Making It

Making It
A SOCIAL PAIR: Maddie Grant, left, and Lindy Dreyer help organizations connect with members online. (D.A. Peterson)
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By Elizabeth Chang
Sunday, June 28, 2009

Maddie Grant and Lindy Dreyer met on the Web, which is very appropriate considering what they do: Their business teaches organizations how to reach out to their members through the Internet.

Three years ago, Lindy was employed by a small marketing agency that worked with trade associations and other organizations. "We were always sort of batting around the idea of using the social Web. Yet we were still doing tons and tons of direct mail, and it bothered me," says Lindy, 33. "So I started blogging."

Meanwhile, Maddie was the chief operating officer for a small professional organization of psychologists and was trying to get her members communicating on the Web. So she started blogging about association social networking as well. "It just seemed like a whole world of possibilities," says Maddie, 37.

The trade association blogosphere was small, so Maddie and Lindy found each other online and met in person at conferences of the American Society of Association Executives (ASAE). It was at one of those conferences that the two women were approached by a vendor who built social networks for associations but couldn't get the groups to use them.

"This was a theme I had heard from several other vendors, too, and we knew that was a need we could easily fulfill," says Maddie, who lives in Petworth with her husband, a manager for a technology company, and their two children.

Last June, the two decided to strike out on their own. With the next ASAE convention two months away, the partners built their Web site, incorporated, picked a name, got business cards and tried to figure out how to market themselves as fun yet serious and smart. They named the company Social-Fish because "When you think about fish and the way they school ... ," says Lindy, "it just seemed to work," finishes Maddie.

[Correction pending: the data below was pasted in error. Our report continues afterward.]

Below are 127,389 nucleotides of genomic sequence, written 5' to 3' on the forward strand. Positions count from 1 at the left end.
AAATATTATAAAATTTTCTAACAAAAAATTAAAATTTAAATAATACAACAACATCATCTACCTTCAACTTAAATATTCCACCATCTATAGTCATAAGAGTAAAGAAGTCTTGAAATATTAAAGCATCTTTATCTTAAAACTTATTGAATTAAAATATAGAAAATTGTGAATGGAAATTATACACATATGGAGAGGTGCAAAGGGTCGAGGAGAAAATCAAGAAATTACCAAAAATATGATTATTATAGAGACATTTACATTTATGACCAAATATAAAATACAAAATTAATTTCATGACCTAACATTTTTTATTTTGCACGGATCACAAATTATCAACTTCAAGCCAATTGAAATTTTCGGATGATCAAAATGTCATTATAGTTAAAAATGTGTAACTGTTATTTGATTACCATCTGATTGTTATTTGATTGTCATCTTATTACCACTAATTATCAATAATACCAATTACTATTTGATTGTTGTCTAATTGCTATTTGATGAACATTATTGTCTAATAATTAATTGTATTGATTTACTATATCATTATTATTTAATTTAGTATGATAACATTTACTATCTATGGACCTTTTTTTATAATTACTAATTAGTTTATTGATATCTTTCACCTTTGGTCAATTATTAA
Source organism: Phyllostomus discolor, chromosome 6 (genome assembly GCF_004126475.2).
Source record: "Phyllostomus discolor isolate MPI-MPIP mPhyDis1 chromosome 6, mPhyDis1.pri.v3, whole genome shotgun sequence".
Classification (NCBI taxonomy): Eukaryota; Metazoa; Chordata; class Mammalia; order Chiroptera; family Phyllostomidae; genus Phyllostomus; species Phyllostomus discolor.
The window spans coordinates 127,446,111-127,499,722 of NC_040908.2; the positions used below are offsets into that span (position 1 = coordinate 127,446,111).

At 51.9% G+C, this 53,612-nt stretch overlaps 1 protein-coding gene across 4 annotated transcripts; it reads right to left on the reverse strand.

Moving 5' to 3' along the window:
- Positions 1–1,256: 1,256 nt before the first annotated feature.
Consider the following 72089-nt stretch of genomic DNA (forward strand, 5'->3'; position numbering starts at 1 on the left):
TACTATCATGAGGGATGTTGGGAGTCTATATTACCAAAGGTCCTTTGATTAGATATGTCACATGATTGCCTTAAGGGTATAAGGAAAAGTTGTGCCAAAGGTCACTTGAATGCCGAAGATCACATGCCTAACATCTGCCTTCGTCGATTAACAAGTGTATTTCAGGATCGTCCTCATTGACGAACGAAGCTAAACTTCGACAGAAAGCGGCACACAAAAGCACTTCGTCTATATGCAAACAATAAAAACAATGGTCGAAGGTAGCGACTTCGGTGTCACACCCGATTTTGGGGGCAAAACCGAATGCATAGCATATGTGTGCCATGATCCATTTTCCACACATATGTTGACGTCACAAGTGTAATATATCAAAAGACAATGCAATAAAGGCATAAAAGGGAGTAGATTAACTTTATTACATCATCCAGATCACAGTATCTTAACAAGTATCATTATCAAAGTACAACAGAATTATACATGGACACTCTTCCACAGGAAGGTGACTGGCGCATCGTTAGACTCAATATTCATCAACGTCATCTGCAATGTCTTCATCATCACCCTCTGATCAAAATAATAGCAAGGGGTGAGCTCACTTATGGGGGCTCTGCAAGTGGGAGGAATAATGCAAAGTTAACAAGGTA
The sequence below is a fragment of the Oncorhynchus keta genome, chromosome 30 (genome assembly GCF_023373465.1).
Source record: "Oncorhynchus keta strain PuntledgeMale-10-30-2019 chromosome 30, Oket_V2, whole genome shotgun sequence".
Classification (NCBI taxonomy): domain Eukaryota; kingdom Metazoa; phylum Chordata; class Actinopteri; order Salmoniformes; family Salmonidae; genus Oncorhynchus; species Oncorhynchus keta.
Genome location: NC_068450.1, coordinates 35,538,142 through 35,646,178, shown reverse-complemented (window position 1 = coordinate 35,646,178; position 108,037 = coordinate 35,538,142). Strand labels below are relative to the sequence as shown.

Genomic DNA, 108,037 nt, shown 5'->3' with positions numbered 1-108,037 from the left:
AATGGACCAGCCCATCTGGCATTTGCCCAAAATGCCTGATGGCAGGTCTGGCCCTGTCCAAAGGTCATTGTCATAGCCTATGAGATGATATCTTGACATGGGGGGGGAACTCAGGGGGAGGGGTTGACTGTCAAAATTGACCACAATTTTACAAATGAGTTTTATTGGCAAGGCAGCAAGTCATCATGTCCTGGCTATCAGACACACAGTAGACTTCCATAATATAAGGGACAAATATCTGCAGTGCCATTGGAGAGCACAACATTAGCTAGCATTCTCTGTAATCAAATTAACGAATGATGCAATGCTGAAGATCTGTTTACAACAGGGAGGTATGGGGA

SocialFish helps organizations learn how to use social networks created by vendors or take advantage of existing social networks such as LinkedIn, Facebook and Twitter to keep in touch with their members. It also helps get association members invested in social networking and offers assistance in setting up blogs and linking them to other blogs that are discussing the same issues.

"It's very creative, and it's changing so fast, and there's constantly more to learn, which is really energizing for us," says Lindy, who describes Maddie as the "social guru"; Maddie calls Lindy the "marketing genius."

For them, launching a business during a recession worked out. "The timing was absolutely perfect," Maddie says. "The economy tanked, so all of a sudden associations were worried that members were going to stop paying their dues. So we were trying to find ways to save money for them, but also ways to keep their members involved and engaged." Social networking fits the bill because it is generally less expensive than sending out lots of regular mail.

Since they work out of Lindy's home in Logan Circle, they had few start-up costs and were able to put all the money that came in back into the business. In January, they started paying themselves salaries of $70,000 a year each.

The partners, who are writing a book and hope to someday be able to afford office space, value their independence. "It just feels great to be really, really good at something that is very purely our intellectual property; we're coming up with new ideas all the time," Maddie says. "We kind of have to really stay on our game and stay ahead of the curve."

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